Palace Nova Cinemas
Review by Geoff Jenke
Moro Italian Film Festival
Season commences at Palace Nova 12 May 2022
From multi award-winning writer/director Jonas Carpignano (A Ciambra, Mediterranea), TO CHIARA is a searing, gripping and remarkably poignant drama about a Calabrian teenage girl who learns some difficult truths about her close-knit family.
Gioia Tuara, Southern Italy. The Guerrasio family and their friends gather to celebrate the 18th birthday of Guilia, the eldest daughter of Claudio and Carmela. There is a healthy rivalry between the birthday girl and her 15-year-old sister Chiara (Swamy Rotolo) – who’s clearly Dad’s favourite – though it’s a happy occasion. But Chiara gradually senses that something is very wrong, and then… her father disappears.
Chaira’s mother exudes reassurances to her three daughters but offers no clear explanation, so the teenager begins her own investigations. The more Chiara learns, the more she is forced to decide what kind of future she wants for herself. Ingeniously structured and building to a thrilling climax.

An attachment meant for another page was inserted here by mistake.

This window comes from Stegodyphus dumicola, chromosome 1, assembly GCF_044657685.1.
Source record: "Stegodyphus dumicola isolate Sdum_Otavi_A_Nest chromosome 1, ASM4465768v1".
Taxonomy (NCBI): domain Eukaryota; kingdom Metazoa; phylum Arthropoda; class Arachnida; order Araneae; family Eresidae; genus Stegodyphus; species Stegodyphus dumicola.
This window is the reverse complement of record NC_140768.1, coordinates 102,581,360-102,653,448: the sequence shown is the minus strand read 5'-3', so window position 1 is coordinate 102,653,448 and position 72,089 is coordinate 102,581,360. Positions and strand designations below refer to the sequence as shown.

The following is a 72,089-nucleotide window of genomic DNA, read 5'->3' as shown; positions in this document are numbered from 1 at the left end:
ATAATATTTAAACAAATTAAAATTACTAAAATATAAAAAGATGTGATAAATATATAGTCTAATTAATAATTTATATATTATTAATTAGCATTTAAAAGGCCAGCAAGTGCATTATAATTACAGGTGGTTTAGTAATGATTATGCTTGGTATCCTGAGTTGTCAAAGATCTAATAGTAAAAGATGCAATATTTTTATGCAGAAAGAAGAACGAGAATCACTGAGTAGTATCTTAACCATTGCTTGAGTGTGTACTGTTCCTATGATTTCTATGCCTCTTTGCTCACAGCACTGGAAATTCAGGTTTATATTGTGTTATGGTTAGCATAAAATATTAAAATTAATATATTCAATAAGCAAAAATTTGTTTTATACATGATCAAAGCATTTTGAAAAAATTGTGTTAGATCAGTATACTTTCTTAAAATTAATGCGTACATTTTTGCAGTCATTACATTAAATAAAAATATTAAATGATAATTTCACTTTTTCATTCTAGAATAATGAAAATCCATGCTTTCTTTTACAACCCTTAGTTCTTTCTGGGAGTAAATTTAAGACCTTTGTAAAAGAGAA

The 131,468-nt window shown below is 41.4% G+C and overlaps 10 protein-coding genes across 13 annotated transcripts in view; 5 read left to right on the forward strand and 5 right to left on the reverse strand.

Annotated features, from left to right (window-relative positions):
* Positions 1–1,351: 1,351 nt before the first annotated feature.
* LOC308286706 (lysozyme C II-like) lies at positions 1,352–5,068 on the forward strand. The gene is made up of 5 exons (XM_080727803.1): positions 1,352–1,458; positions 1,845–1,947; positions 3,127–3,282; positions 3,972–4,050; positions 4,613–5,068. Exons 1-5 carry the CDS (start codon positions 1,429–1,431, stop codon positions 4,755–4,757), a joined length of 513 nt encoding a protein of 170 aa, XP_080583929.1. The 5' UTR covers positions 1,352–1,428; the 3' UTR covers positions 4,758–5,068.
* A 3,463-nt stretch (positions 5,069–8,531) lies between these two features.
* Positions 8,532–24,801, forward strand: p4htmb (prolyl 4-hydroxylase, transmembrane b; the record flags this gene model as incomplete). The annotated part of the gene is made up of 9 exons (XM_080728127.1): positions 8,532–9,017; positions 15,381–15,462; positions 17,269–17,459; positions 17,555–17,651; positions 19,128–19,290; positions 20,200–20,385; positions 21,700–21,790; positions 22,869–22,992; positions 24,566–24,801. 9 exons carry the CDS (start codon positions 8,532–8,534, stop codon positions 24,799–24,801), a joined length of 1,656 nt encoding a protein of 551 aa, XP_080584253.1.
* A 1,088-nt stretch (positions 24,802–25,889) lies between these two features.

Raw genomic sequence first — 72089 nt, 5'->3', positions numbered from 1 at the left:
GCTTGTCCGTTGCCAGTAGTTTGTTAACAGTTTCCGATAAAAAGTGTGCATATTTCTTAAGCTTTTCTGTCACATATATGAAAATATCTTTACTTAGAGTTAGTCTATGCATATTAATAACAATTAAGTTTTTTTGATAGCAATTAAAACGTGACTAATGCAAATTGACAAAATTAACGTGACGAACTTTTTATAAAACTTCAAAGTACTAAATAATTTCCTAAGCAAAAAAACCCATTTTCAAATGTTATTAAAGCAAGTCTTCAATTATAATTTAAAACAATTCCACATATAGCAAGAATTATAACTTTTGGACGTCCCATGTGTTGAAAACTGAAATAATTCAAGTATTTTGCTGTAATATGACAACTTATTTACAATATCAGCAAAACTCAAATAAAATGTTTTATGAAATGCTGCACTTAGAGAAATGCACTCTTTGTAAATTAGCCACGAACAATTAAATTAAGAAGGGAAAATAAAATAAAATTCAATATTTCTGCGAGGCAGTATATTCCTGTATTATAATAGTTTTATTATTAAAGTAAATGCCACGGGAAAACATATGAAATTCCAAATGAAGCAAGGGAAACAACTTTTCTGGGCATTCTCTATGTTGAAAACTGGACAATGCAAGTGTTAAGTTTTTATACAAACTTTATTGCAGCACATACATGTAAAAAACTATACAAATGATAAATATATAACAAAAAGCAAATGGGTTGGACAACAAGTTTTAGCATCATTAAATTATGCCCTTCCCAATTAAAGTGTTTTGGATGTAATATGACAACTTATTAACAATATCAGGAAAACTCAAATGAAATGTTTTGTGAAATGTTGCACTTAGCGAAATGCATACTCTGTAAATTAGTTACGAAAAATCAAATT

Although the film starts in an aimless, itinerant way, we become part of Guilia’s 18th birthday, we are soon immersed in the characters, not all of whom are good people as it appears. If fact this is a mafia/gangster movie as seen by the young Chiara and as all good gangster movies do (The Godfather), it starts with a party.
The pace quickens as Chiara tries to work out why and how her father disappears until she comes to a crossroad and must decide what is the best course of action for her as a person.
Interestingly, director Jonas Carpignana casts six actual members from the same (Rotolo) family to play the main characters of the film. Given the film is all about family, this works well.
The movie appears to be filmed with hand held camera’s, which often panned too quickly and we were always in the actors faces. There are very few long shots. I feel it is probably best to sit towards the back of the cinema if watching this movie. Like the subject matter, the film is also very dark. There are no sunny days on screen.
In the end, To Chaira is a tense, dramatic film that is well acted. Once you get through the extremely slow beginning, the movie becomes a terrific gangster type film.